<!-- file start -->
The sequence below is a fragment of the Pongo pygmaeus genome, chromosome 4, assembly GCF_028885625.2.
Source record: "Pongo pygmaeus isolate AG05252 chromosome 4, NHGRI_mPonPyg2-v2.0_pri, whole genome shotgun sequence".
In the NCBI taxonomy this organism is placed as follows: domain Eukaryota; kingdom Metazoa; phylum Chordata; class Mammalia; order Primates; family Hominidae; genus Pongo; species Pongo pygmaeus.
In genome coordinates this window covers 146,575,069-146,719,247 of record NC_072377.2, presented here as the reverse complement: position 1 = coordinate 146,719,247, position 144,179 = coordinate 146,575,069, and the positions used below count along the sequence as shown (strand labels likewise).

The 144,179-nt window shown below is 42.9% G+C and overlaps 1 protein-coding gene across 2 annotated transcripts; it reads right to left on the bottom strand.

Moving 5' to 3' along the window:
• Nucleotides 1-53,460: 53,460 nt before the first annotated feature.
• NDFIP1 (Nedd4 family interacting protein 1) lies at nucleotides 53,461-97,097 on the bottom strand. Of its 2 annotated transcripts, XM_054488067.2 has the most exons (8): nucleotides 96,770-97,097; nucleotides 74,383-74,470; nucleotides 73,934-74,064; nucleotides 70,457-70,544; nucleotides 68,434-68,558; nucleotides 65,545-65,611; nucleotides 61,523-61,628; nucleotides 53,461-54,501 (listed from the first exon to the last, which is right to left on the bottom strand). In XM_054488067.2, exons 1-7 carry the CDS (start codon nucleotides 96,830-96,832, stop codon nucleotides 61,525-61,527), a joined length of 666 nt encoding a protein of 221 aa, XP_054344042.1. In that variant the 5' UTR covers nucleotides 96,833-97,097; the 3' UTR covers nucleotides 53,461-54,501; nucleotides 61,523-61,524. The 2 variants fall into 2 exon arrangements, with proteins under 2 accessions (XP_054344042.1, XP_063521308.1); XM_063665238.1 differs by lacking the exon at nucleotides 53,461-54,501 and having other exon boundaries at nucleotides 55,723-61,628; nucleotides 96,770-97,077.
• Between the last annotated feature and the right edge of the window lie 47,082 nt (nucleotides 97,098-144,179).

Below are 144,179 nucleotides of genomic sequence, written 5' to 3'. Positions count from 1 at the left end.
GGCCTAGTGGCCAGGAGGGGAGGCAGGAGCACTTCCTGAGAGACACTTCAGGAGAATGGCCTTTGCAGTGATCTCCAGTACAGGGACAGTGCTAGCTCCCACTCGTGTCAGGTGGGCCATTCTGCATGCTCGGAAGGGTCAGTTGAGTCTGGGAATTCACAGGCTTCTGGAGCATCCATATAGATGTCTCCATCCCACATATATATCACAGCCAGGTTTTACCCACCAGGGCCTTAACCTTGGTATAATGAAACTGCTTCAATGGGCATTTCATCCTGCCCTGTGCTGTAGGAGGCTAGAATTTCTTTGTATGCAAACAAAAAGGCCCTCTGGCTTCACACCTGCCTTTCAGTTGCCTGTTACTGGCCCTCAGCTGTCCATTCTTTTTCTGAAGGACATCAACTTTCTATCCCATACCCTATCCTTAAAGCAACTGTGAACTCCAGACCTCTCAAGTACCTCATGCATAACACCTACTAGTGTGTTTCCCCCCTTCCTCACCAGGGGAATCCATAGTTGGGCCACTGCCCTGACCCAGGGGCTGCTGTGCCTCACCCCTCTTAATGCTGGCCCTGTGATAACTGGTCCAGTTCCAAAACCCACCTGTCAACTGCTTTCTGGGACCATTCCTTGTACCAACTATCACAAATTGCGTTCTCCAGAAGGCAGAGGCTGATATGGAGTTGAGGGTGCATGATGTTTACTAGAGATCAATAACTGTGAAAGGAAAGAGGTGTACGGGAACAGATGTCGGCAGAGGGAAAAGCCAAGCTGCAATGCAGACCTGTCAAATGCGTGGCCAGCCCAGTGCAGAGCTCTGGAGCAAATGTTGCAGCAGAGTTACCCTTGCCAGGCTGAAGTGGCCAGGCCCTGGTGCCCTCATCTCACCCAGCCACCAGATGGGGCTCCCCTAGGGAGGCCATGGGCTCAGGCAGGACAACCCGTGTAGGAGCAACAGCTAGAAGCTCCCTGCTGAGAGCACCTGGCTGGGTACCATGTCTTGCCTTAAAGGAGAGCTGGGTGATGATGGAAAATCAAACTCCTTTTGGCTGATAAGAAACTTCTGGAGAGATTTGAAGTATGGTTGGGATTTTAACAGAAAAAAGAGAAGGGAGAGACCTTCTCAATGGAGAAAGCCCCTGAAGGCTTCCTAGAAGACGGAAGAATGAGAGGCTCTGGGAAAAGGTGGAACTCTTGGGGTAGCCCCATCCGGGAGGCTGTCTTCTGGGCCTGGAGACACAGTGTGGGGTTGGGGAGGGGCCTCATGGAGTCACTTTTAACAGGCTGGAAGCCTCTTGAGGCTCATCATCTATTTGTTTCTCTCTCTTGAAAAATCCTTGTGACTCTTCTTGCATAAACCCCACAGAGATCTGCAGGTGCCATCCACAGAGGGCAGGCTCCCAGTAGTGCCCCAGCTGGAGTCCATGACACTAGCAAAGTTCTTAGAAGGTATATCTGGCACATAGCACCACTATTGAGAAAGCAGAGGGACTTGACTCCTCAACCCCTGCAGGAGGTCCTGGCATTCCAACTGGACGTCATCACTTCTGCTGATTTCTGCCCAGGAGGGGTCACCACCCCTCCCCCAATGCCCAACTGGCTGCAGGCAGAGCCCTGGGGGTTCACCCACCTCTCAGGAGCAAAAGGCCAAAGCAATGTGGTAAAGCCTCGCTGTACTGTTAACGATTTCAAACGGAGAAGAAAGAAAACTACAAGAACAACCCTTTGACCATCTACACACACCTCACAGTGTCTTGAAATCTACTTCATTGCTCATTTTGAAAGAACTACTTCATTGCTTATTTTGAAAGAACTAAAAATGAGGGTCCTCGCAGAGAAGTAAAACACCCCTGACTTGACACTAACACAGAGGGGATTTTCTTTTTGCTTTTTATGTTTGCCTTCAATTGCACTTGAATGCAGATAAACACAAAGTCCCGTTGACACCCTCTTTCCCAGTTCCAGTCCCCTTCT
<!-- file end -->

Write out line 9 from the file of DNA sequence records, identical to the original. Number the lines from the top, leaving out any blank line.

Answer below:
• Between the last annotated feature and the right edge of the window lie 47,082 nt (nucleotides 97,098-144,179).